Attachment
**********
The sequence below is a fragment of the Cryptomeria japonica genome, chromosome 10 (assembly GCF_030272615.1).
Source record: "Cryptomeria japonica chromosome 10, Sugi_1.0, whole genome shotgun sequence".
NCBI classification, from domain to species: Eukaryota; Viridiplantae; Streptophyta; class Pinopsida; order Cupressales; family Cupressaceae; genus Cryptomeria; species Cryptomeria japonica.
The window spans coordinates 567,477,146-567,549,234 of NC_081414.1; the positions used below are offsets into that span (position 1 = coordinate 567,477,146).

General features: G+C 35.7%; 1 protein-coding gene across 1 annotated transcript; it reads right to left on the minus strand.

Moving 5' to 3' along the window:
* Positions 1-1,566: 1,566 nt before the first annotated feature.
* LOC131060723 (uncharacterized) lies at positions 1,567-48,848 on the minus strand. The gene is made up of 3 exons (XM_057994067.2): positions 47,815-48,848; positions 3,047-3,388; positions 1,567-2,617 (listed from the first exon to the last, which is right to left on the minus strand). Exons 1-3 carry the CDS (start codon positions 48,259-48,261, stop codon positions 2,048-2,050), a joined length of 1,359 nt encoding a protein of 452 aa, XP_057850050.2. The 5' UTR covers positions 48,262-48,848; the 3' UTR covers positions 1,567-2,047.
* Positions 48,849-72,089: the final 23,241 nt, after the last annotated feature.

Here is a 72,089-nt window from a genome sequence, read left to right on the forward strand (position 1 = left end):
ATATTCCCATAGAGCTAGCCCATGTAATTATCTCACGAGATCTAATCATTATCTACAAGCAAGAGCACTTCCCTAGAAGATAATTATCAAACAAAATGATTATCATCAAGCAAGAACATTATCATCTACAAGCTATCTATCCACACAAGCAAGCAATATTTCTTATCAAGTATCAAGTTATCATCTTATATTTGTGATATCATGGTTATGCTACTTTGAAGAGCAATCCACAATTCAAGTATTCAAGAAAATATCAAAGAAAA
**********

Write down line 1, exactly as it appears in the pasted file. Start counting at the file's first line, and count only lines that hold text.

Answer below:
The sequence below is a fragment of the Cryptomeria japonica genome, chromosome 10 (assembly GCF_030272615.1).